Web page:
The Connection Between Alzheimer's and Sleep Deprivation

Learn what not getting enough sleep has to do with Alzheimer's disease

Lack of sleep is linked with Alzheimer's Disease

While we don't know everything about Alzheimer's disease—a brain disorder that degenerates memory and thinking skills—we are now a little closer to understanding what causes it. Studies over the past two years have shown possible indicators connecting sleep deprivation with the development of the disease.

If you have a loved one with Alzheimer's, or are at risk of developing it yourself, these studies can help you better understand the condition and possibly mitigate some of its worst effects.

What causes Alzheimer's disease?

While we are still learning exactly how Alzheimer's works, there are two key factors directly connected with the illness: amyloid plaques and tau tangles.

Amyloid plaques are comprised of the protein beta-amyloid. These proteins are a waste product that builds up in the cerebral spinal fluid, which is the fluid that covers the brain.

Studies have found that a healthy night's sleep —at least 6 hours—is important to flushing these beta-amyloid proteins out. Otherwise, they clump together to form amyloid plaques, which block communications between neurons.

This build-up of amyloid plaques begins in the thalamus and hippocampus, which are particularly vulnerable during the onset of Alzheimer's disease.

In April 2018, the Proceedings of the National Academy of Sciences published a study authored by Dr. Ehsan Shokri-Kojori, in collaboration with Drs. Nora D. Volkow and Gene-Jack Wang, on the effects of sleep deprivation and the development of amyloid plaques.

In their research, in which they tested 20 healthy adults, they compared the effects of one night of good sleep with 31 hours of sleep deprivation. In those participants that were sleep deprived, they found a 5 percent increase in beta-amyloid proteins, particularly in the thalamus and hippocampus.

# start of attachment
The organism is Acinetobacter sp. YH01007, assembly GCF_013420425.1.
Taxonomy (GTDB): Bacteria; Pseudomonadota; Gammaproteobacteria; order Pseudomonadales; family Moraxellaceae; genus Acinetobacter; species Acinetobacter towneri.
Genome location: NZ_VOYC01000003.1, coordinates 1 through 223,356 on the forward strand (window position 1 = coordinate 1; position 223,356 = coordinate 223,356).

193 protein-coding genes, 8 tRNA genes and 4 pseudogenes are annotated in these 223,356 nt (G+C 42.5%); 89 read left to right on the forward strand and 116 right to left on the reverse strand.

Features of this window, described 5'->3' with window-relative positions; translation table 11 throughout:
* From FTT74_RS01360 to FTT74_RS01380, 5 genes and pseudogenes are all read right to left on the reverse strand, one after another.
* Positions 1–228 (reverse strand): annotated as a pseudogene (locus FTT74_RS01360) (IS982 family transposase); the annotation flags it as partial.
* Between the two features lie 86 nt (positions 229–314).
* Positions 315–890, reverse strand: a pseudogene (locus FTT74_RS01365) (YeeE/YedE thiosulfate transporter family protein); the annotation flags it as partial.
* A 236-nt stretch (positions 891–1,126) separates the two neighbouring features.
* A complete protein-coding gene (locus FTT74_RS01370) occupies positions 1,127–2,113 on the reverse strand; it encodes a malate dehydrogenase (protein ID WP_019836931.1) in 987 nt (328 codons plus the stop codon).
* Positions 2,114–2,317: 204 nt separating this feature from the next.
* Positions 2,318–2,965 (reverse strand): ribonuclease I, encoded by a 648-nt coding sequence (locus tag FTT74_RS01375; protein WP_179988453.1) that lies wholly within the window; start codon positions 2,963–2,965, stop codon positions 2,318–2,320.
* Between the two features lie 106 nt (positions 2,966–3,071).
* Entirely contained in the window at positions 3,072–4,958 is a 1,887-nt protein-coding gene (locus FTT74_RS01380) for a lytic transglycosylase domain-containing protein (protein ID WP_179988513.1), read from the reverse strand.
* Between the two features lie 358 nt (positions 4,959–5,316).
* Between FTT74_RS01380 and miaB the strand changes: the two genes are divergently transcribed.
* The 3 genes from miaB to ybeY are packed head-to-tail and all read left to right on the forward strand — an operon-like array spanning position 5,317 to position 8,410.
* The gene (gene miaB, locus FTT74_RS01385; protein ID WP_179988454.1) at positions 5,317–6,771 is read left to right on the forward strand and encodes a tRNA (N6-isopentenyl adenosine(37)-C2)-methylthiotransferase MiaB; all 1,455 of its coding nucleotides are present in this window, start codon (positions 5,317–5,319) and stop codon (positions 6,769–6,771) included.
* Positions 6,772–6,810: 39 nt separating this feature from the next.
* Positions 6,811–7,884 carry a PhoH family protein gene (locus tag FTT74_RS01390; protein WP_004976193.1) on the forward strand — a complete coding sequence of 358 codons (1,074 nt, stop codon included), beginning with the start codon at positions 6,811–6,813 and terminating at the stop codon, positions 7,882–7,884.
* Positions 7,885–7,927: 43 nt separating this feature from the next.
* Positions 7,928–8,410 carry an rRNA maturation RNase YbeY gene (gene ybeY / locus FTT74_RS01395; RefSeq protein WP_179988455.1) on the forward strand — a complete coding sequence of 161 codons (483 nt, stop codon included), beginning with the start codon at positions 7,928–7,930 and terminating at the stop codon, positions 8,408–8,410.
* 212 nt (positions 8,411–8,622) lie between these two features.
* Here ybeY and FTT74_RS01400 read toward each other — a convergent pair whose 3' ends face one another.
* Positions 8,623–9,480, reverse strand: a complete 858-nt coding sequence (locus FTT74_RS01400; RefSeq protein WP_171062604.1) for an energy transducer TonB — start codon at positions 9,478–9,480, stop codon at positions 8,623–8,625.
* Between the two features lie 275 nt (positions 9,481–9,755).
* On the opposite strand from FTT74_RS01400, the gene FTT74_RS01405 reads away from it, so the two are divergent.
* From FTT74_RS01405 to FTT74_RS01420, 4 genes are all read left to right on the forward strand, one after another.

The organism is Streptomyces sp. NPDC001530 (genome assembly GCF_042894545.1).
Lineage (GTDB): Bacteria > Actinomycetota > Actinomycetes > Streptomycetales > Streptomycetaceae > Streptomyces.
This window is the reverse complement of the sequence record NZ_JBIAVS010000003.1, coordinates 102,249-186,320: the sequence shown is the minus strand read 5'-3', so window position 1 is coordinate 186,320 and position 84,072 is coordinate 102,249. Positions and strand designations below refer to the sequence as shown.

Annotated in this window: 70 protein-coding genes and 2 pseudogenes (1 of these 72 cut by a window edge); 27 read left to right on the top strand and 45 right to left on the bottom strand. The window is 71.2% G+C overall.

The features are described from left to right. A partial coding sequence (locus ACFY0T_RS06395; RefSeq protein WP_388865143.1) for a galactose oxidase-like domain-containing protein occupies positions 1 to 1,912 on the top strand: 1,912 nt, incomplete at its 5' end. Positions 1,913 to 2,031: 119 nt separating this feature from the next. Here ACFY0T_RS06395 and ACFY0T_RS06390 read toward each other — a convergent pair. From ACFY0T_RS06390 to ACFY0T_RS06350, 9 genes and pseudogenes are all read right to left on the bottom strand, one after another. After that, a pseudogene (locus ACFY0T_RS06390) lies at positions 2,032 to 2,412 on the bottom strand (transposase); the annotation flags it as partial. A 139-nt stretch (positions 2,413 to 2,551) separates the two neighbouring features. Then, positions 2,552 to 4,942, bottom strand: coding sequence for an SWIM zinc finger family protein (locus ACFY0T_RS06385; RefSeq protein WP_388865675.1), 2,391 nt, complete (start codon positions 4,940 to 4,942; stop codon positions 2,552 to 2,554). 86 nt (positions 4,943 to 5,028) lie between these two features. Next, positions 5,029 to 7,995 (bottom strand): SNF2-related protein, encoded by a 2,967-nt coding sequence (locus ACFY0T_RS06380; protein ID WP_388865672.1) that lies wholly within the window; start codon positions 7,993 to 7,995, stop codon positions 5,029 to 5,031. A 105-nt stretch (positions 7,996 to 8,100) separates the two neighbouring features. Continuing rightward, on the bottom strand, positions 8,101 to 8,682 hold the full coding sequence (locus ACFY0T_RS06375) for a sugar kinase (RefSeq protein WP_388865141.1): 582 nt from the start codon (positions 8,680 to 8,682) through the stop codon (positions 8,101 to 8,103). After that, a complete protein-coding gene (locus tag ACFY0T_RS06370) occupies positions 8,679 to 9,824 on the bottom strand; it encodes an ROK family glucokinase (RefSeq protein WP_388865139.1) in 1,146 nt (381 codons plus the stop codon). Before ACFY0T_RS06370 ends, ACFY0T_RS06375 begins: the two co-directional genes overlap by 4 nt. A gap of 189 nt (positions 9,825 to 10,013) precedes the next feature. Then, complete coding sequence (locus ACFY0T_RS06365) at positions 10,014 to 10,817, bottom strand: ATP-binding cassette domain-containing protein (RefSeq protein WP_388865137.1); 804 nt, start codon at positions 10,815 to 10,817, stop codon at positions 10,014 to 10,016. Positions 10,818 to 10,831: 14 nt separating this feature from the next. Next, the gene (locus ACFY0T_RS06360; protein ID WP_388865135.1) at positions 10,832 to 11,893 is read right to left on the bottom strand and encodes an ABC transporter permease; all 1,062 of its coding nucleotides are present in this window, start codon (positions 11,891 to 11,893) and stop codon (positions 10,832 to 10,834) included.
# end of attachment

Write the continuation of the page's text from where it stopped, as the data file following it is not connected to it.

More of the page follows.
This draws a clear connection between sleep deprivation and the development of amyloid plaques.

The other major contributor to Alzheimer's and dementia are tau tangles. Tau proteins naturally occur in the brain fluid, and are flushed out when sleeping. When people don't get enough sleep, the tau proteins don't flush out properly and become tau tangles.

That's the conclusion from one of the most recent studies on tau tangles from Washington University's School of Medicine. In those tests, the researchers injected mice with tau proteins and broke them into two groups. The first group was sleep-deprived, and the second set of mice were allowed to sleep whenever. The researchers found that the tau tangles spread more aggressively in the sleep-deprived mice than in the well-rested ones.

While more studies need to be done, these early tests definitely show connections between sleep deprivation and the early indicators of Alzheimer's. It may also suggest that healthy sleeping habits can prevent or, at the very least, slow the onset of Alzheimer's.

Healthy sleep habits

With this connection between sleep deprivation and the development of amyloid plaques and tau tangles, what steps can you take to get a better night's sleep? What exactly comprises a good night's sleep?

Well, getting more sleep is obviously an important factor. The base amount of sleep individuals need is 6 hours, but it's recommended to get between 7 and 8 hours of sleep per night. Sticking to a routine is also important for getting enough sleep. Once a routine becomes habit, your body's internal clock will adjust and you will naturally fall asleep quicker.

It's also advised to avoid caffeine and alcohol before bedtime. Caffeine prevents consumers from falling asleep, and therefore throws off any deep sleep they may have. Alcohol is a depressant, so it will certainly help users fall asleep. However, your body has to work harder to remove alcohol from your system during sleep, so there is no rest benefit in the time it takes to remove it.

Comfort is also a major factor. Obviously sleeping on a comfortable mattress has better effects than sleeping on one that's lumpy or too hard. What works best varies from person to person. Some people prefer firm beds to soft ones, etc. However, while there is a subjective quality to mattresses, there are also objective qualities to consider. Take the time to research the best mattresses to find which one works for you, or invest in a good-quality mattress topper.

With these new connections between sleep deprivation and Alzheimer's, it's more important than ever to prioritize one's sleep habits. Also consider the added benefits of better moods, more energy, and generally more enjoyment from life.

Resources—Cognitive Vitality, National Institutes of Health, Science Daily, National Institute of Aging